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Discipling The Homeschooled Child

Discipling the Homeschooled Child

As you may know, we are in the middle of a blog series on discipling your child with their unique schooling context in mind. The last couple weeks we thought through the public school context, and if you missed those posts you can find them here and here. But today we are moving on to the homeschoolers…


I currently homeschool my kids, and I’ve grown to love doing it. I don’t know if I will do it forever, but for the time being, I enjoy many facets of it. 

One of the interesting things about homeschooling is how different each family does it. The way I homeschool may be entirely different from how you do it, and it may look even more drastically different for someone in a different part of the country (or world). We all have different resources, different methods, different schedules, different children, and different reasons we jumped into homeschooling in the first place. 

But for as different as we all are, as Christian parents, our goal really should be the same: to disciple our children. Actually, that’s the goal for every Christian parent regardless of where our kids go to school. However, homeschooling has it’s unique pro’s and cons — and that’s what I’m here to talk about. I’ve come up with 9 ways to maximize discipleship in the homeschooled home (though I’ll only share the first 4 today).

#1 Prioritize spiritual training. 

As I mentioned in the first part of this blog series, I’ve dabbled in all types of schooling. And one of the things I noticed when I sent my girls to public school was how intentional I was each morning. Because I knew my time with my kids was more limited, I maximized those morning moments with profitable books about the bible, Christian history, and apologetics. Then I began to homeschool, and I was surprised to find it took even more intentionality to jump into such quality content. In other words, though homeschooling gave me more time with my kids, I also had a lot more subjects to cover — such as math, history, science, reading, writing, etc. (Ya know, the schooling part of school.)  

All that to say, we can’t just assume spiritual training is happening because we have more time with our children. We have to purposefully jump into the kind of material that will strengthen their knowledge and understanding of biblical things. It really does take a resolve to prioritize spiritual training.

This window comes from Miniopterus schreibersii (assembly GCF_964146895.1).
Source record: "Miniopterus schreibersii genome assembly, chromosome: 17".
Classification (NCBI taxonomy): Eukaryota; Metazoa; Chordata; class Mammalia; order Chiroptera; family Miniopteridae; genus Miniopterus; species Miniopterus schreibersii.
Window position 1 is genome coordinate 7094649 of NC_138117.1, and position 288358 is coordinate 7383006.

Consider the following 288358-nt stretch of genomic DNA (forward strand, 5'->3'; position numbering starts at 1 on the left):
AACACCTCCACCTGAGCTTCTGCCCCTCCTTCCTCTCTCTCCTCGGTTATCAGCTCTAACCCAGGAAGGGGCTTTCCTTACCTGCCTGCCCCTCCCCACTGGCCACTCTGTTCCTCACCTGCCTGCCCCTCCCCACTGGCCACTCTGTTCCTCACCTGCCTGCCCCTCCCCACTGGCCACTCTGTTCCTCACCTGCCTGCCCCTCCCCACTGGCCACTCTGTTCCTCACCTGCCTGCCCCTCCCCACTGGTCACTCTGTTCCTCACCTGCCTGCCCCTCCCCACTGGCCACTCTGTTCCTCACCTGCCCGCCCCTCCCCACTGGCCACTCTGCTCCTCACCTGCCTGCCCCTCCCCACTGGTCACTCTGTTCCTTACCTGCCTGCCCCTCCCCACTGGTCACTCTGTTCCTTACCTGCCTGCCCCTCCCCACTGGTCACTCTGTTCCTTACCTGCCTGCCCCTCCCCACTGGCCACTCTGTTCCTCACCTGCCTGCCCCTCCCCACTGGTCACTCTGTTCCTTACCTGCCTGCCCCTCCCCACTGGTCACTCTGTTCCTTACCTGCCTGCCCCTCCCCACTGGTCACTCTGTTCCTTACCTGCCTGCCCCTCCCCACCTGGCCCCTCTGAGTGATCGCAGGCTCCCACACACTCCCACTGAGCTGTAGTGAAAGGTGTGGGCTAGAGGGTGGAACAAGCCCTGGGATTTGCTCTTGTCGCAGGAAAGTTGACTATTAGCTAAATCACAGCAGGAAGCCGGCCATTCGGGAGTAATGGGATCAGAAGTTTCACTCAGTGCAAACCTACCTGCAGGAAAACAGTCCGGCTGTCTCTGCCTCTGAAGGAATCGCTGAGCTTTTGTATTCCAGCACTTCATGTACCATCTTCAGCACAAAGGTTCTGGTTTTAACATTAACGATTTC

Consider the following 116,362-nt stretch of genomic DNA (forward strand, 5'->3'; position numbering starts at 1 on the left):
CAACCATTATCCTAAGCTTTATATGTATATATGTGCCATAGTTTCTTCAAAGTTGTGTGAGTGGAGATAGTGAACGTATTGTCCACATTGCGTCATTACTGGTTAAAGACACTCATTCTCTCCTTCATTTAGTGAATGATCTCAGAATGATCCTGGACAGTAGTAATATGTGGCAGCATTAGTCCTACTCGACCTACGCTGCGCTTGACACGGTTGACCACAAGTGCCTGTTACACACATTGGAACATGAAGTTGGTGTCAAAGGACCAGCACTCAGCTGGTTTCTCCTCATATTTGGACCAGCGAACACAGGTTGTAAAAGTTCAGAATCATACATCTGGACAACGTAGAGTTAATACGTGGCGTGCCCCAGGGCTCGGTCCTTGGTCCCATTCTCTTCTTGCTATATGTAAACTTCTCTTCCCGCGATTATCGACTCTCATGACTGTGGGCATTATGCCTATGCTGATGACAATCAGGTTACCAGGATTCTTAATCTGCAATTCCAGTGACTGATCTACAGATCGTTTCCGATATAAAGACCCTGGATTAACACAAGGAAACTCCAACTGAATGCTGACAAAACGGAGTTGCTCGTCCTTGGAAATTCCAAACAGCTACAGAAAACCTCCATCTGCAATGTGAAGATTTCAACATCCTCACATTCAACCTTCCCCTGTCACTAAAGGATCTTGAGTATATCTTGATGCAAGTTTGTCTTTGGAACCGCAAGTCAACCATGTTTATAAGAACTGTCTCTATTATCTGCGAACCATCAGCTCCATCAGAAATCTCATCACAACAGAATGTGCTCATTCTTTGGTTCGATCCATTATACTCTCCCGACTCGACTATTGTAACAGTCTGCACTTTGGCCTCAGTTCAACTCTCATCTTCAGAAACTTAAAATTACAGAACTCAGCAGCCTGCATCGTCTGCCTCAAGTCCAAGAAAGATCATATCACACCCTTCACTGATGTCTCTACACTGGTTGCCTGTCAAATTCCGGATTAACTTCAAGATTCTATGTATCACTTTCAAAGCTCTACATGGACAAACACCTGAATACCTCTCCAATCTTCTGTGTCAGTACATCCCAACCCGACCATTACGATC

#2 Save enough energy to be a good example. 

Homeschooling can be kind of like an apprenticeship. Not only are our kids learning their academics at home, but they are learning how a real-life Christian does real life from sun up to sun down. But that means you actually need to be the kind of example you want your kids to follow from sun up to sun down! 

In one sense, it’s like you’ve traded in the examples your kids would’ve had at schools outside your home for your example — that may not have been your goal, but for all practical purposes that’s what’s taking place. And that should rightfully feel a bit weighty to think about. Just by the sheer logic of time spent with your kids, you are having a huge influence; so make sure it’s a good one! 

Make sure they are learning from a mom who truly loves God and his word, who respects her husband, who is patient and joyful, who prioritizes the church and evangelism and hospitality. I know you feel busy, and I know you can’t be perfect, but if you are going to take on the role of being mom and teacher, make sure you’re ready to handle it all with godliness and grace — because your example will stick far more than any math lesson you do. 

#3 Expose your kids to worldly ideas.  

I suppose we could fully shelter our kids from the world if they were going to remain under our shelter forever. But the reality is, they will not. They will become adults who will need to deal with the world in some fashion. Lord willing, they will reject a “love of the world” (1 John 2:15-17), but they still need to know how to process it all from a biblical worldview. Of course, all kids need to learn to do this, but homeschooled families could theoretically (whether intentionally or accidentally) avoid it — and we should not. 

We need to have meaningful conversations about what “goes on out there.” We don’t want our kids to be clueless, we don’t want their friends (or the internet) to be their moral educators, and we don’t want them trying to figure it out on their own. 

All that to say, actively help your kids make sense of the world from a biblical angle. 

# 4 Provide some social outlets.

There’s no lack of social gatherings in my neck of the woods, but I’m sure that’s not true everywhere, so you may need to seek some out. The aim is not “socializing your kids” so they don’t turn out weird (although avoiding social awkwardness isn’t a bad thing), but rather, so your kids can grow in their ability to interact well with peers. They need to know how to deal with conflict, how to handle people they don’t like, how to wait their turn, how to selflessly put others first; they need to know how to love a variety of people. 

Here’s a practical way to look at it: Picture your child as an adult who’s now integrated into the life of the church, or who is working on a group project at work. What skills should they gain now so that they can one day work well, wisely, and selflessly with other people?

 

…And before I lose you in a sea of 1000 more words, I will stop. But please come back next week for 5 more ways to maximize discipleship in the homeschooled home…

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